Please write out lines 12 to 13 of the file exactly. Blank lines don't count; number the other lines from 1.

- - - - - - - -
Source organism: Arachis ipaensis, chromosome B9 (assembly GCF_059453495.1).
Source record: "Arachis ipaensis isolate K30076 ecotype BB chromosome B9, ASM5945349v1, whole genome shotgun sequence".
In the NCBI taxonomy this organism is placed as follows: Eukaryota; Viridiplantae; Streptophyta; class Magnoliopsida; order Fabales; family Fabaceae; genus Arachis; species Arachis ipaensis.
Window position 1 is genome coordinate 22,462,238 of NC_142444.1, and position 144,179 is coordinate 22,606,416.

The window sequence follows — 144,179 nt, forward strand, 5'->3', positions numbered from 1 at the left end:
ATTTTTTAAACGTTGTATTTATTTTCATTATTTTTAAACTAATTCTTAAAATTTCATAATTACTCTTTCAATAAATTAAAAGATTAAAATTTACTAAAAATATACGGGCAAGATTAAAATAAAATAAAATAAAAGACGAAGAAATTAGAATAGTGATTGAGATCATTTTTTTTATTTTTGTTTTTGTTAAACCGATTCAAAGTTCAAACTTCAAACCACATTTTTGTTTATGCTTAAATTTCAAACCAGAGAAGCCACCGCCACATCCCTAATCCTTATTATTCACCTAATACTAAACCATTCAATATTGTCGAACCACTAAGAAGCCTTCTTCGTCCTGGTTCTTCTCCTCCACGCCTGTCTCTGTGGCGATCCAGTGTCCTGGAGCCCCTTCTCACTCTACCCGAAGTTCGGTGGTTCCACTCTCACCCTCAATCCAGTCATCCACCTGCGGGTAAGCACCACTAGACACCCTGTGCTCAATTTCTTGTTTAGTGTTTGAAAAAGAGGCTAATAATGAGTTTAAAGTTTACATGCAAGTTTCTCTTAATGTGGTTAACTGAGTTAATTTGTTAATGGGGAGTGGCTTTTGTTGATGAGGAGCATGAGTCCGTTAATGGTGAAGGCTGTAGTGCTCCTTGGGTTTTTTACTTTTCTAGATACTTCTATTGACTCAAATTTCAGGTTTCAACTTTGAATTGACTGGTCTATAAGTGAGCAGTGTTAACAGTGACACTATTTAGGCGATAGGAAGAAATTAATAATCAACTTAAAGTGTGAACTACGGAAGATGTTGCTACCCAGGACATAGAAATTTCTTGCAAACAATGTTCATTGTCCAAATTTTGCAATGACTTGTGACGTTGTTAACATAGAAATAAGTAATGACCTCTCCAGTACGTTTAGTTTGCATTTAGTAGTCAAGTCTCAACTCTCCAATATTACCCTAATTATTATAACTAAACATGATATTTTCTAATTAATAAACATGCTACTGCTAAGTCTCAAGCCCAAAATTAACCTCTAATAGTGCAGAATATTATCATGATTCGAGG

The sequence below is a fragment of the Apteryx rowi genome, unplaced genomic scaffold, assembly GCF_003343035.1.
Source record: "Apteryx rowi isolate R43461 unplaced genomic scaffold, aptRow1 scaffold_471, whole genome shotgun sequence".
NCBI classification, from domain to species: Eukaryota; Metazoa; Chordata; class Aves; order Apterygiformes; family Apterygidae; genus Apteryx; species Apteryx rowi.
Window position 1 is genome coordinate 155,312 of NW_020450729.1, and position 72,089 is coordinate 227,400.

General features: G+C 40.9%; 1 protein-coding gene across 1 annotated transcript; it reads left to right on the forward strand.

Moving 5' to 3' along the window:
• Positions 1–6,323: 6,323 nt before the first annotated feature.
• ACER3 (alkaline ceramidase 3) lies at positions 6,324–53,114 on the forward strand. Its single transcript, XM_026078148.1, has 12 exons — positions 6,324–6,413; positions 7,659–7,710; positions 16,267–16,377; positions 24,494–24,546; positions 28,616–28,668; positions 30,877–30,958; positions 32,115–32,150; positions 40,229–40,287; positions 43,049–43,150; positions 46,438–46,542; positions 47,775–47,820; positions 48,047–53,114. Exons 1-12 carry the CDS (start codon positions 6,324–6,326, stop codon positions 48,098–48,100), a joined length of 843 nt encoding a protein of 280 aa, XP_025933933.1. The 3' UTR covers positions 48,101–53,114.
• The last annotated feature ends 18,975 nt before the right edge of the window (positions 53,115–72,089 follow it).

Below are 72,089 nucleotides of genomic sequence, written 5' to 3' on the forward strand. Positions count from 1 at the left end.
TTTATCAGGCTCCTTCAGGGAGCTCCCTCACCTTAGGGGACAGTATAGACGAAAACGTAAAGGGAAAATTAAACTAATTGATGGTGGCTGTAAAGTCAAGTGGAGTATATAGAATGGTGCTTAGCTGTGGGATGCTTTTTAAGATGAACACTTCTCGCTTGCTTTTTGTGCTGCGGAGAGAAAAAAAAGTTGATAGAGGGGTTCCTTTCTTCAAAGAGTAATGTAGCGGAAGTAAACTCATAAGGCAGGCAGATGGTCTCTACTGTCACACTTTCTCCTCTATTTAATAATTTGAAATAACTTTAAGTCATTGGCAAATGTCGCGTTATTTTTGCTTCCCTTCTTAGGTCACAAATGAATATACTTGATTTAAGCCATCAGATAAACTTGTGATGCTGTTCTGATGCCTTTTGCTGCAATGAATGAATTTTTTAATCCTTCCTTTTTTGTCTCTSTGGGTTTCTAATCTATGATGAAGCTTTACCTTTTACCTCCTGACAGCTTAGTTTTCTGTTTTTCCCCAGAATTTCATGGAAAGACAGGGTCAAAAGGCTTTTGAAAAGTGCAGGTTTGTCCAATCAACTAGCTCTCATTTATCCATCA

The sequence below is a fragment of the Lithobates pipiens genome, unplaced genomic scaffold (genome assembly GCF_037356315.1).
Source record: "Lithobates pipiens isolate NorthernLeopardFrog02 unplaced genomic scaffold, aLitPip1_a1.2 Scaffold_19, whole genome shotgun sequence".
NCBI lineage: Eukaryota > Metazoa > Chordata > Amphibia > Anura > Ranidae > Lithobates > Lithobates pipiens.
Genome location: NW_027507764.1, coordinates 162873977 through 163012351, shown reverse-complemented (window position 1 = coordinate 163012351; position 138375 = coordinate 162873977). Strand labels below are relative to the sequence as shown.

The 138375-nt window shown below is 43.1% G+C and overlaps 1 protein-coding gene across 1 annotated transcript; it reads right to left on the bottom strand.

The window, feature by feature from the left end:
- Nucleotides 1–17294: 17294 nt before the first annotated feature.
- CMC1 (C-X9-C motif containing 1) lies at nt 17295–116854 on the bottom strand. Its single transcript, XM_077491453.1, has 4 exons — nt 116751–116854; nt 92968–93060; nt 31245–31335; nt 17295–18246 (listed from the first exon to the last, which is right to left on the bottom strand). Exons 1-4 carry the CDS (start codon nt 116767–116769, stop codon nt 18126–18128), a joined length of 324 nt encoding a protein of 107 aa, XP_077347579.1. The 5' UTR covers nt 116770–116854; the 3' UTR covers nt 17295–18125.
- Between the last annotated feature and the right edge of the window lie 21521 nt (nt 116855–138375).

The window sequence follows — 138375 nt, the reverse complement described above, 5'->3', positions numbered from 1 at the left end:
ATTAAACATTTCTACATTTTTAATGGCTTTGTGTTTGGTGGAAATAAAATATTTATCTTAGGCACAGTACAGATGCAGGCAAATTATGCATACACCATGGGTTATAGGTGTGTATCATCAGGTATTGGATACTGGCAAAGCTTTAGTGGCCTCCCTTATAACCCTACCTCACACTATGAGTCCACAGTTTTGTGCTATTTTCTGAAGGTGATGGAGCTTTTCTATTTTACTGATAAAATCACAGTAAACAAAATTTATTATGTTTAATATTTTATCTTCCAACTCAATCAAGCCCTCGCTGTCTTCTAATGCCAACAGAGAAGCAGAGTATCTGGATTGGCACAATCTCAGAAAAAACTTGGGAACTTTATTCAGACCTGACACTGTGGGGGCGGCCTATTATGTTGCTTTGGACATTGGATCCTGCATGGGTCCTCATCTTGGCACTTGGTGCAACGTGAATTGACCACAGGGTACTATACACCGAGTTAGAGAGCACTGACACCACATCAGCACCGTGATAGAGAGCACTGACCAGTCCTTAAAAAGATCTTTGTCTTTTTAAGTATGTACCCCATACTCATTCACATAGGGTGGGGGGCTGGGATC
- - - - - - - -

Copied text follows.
Moving 5' to 3' along the window:
• Positions 1–6,323: 6,323 nt before the first annotated feature.